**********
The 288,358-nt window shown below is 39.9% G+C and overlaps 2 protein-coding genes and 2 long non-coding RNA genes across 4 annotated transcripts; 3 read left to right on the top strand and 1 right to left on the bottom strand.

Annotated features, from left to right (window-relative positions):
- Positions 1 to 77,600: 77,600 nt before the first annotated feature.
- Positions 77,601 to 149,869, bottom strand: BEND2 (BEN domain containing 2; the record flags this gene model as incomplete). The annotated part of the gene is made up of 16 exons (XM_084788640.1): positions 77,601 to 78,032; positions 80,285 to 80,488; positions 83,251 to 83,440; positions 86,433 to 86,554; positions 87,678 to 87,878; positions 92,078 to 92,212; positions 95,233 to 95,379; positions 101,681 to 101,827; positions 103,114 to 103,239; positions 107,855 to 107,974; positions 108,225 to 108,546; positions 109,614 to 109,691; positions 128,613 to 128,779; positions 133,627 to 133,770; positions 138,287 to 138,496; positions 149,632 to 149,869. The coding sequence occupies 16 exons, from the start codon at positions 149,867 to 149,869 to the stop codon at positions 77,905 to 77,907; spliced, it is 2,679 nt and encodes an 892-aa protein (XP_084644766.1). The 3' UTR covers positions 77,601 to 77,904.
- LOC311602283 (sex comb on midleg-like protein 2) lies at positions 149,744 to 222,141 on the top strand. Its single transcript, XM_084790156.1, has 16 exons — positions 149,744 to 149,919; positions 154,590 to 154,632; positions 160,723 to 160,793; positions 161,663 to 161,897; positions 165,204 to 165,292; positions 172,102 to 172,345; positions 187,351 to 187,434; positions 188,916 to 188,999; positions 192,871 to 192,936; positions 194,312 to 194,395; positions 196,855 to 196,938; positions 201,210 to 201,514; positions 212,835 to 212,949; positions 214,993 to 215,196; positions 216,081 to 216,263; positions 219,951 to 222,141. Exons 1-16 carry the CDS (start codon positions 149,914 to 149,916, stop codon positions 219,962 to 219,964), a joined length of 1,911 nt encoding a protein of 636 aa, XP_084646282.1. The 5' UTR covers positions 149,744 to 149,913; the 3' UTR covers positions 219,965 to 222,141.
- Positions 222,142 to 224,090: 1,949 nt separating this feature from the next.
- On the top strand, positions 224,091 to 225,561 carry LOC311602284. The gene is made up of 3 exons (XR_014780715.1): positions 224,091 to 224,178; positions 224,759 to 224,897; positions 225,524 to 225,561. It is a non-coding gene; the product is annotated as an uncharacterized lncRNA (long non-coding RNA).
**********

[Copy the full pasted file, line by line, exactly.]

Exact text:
The 288,358-nt window shown below is 39.9% G+C and overlaps 2 protein-coding genes and 2 long non-coding RNA genes across 4 annotated transcripts; 3 read left to right on the top strand and 1 right to left on the bottom strand.

Annotated features, from left to right (window-relative positions):
- Positions 1 to 77,600: 77,600 nt before the first annotated feature.
- Positions 77,601 to 149,869, bottom strand: BEND2 (BEN domain containing 2; the record flags this gene model as incomplete). The annotated part of the gene is made up of 16 exons (XM_084788640.1): positions 77,601 to 78,032; positions 80,285 to 80,488; positions 83,251 to 83,440; positions 86,433 to 86,554; positions 87,678 to 87,878; positions 92,078 to 92,212; positions 95,233 to 95,379; positions 101,681 to 101,827; positions 103,114 to 103,239; positions 107,855 to 107,974; positions 108,225 to 108,546; positions 109,614 to 109,691; positions 128,613 to 128,779; positions 133,627 to 133,770; positions 138,287 to 138,496; positions 149,632 to 149,869. The coding sequence occupies 16 exons, from the start codon at positions 149,867 to 149,869 to the stop codon at positions 77,905 to 77,907; spliced, it is 2,679 nt and encodes an 892-aa protein (XP_084644766.1). The 3' UTR covers positions 77,601 to 77,904.
- LOC311602283 (sex comb on midleg-like protein 2) lies at positions 149,744 to 222,141 on the top strand. Its single transcript, XM_084790156.1, has 16 exons — positions 149,744 to 149,919; positions 154,590 to 154,632; positions 160,723 to 160,793; positions 161,663 to 161,897; positions 165,204 to 165,292; positions 172,102 to 172,345; positions 187,351 to 187,434; positions 188,916 to 188,999; positions 192,871 to 192,936; positions 194,312 to 194,395; positions 196,855 to 196,938; positions 201,210 to 201,514; positions 212,835 to 212,949; positions 214,993 to 215,196; positions 216,081 to 216,263; positions 219,951 to 222,141. Exons 1-16 carry the CDS (start codon positions 149,914 to 149,916, stop codon positions 219,962 to 219,964), a joined length of 1,911 nt encoding a protein of 636 aa, XP_084646282.1. The 5' UTR covers positions 149,744 to 149,913; the 3' UTR covers positions 219,965 to 222,141.
- Positions 222,142 to 224,090: 1,949 nt separating this feature from the next.
- On the top strand, positions 224,091 to 225,561 carry LOC311602284. The gene is made up of 3 exons (XR_014780715.1): positions 224,091 to 224,178; positions 224,759 to 224,897; positions 225,524 to 225,561. It is a non-coding gene; the product is annotated as an uncharacterized lncRNA (long non-coding RNA).